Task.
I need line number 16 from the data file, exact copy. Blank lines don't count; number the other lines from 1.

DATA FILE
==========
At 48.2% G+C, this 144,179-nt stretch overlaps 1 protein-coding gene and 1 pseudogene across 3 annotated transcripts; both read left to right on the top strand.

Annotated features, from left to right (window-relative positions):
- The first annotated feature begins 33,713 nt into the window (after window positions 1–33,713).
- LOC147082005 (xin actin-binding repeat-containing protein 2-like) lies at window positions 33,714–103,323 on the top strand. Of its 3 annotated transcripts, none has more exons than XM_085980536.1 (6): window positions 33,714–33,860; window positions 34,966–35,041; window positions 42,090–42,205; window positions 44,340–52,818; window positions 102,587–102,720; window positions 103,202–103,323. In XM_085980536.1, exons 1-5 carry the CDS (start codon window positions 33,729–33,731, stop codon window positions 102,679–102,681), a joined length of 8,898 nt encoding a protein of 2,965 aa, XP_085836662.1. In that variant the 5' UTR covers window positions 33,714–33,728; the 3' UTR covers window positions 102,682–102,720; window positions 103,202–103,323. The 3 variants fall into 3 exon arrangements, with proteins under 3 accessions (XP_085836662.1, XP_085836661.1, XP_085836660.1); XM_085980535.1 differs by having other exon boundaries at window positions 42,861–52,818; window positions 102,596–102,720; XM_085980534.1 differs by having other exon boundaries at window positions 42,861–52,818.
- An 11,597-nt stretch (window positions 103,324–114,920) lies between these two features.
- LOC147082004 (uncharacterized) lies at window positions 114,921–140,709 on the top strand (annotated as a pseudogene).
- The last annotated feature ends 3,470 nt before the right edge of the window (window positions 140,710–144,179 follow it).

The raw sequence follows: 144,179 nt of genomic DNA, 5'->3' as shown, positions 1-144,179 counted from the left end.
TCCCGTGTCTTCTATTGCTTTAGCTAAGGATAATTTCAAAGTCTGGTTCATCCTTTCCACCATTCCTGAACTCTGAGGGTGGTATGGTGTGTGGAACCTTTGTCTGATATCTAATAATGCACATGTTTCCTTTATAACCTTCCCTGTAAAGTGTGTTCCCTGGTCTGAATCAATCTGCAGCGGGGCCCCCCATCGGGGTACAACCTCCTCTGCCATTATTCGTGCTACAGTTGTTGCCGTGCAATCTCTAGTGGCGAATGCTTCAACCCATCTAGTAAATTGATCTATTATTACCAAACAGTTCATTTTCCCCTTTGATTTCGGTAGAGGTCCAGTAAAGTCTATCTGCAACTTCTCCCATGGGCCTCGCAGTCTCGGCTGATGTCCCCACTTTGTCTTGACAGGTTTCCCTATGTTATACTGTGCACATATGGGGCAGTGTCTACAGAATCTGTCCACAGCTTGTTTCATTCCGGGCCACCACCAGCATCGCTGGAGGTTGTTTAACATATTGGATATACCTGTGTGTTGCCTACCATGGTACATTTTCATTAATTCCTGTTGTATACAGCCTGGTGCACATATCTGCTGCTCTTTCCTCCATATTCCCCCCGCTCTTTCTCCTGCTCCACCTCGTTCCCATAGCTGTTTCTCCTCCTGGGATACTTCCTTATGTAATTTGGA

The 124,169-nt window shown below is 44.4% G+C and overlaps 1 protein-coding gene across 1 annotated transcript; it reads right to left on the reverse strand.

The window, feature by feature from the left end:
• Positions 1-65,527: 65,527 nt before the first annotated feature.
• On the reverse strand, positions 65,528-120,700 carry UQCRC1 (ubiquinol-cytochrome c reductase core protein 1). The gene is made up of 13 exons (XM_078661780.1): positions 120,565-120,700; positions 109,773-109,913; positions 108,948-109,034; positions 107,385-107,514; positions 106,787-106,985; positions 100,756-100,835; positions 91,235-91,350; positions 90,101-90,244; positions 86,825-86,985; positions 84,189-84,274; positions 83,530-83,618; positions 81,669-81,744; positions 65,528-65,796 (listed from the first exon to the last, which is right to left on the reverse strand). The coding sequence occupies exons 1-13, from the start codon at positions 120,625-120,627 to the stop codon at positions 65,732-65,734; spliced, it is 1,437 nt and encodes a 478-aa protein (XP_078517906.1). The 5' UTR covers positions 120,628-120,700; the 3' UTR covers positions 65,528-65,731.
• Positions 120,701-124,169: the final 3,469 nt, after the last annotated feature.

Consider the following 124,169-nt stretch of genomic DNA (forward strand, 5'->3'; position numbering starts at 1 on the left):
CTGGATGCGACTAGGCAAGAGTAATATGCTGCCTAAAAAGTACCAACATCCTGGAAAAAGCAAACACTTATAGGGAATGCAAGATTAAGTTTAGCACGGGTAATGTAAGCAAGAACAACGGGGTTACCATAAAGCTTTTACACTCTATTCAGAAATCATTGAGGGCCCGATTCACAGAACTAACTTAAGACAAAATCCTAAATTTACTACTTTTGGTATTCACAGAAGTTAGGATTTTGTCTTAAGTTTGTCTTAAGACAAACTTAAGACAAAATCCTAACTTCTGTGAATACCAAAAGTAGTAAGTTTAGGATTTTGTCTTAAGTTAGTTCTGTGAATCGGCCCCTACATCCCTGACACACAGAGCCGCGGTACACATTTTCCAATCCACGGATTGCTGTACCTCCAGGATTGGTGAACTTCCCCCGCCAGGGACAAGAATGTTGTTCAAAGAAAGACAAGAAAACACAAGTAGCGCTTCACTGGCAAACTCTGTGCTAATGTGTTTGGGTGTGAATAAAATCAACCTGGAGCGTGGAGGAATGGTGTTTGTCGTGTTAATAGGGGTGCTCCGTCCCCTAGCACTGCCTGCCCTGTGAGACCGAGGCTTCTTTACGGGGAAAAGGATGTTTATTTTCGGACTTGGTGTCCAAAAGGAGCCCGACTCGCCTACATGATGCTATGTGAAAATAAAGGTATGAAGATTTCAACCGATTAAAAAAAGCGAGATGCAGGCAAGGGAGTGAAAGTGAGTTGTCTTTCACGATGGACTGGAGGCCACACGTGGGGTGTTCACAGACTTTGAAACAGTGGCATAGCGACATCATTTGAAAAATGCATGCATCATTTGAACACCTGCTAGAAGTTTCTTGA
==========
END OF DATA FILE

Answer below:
CTGGATGCGACTAGGCAAGAGTAATATGCTGCCTAAAAAGTACCAACATCCTGGAAAAAGCAAACACTTATAGGGAATGCAAGATTAAGTTTAGCACGGGTAATGTAAGCAAGAACAACGGGGTTACCATAAAGCTTTTACACTCTATTCAGAAATCATTGAGGGCCCGATTCACAGAACTAACTTAAGACAAAATCCTAAATTTACTACTTTTGGTATTCACAGAAGTTAGGATTTTGTCTTAAGTTTGTCTTAAGACAAACTTAAGACAAAATCCTAACTTCTGTGAATACCAAAAGTAGTAAGTTTAGGATTTTGTCTTAAGTTAGTTCTGTGAATCGGCCCCTACATCCCTGACACACAGAGCCGCGGTACACATTTTCCAATCCACGGATTGCTGTACCTCCAGGATTGGTGAACTTCCCCCGCCAGGGACAAGAATGTTGTTCAAAGAAAGACAAGAAAACACAAGTAGCGCTTCACTGGCAAACTCTGTGCTAATGTGTTTGGGTGTGAATAAAATCAACCTGGAGCGTGGAGGAATGGTGTTTGTCGTGTTAATAGGGGTGCTCCGTCCCCTAGCACTGCCTGCCCTGTGAGACCGAGGCTTCTTTACGGGGAAAAGGATGTTTATTTTCGGACTTGGTGTCCAAAAGGAGCCCGACTCGCCTACATGATGCTATGTGAAAATAAAGGTATGAAGATTTCAACCGATTAAAAAAAGCGAGATGCAGGCAAGGGAGTGAAAGTGAGTTGTCTTTCACGATGGACTGGAGGCCACACGTGGGGTGTTCACAGACTTTGAAACAGTGGCATAGCGACATCATTTGAAAAATGCATGCATCATTTGAACACCTGCTAGAAGTTTCTTGA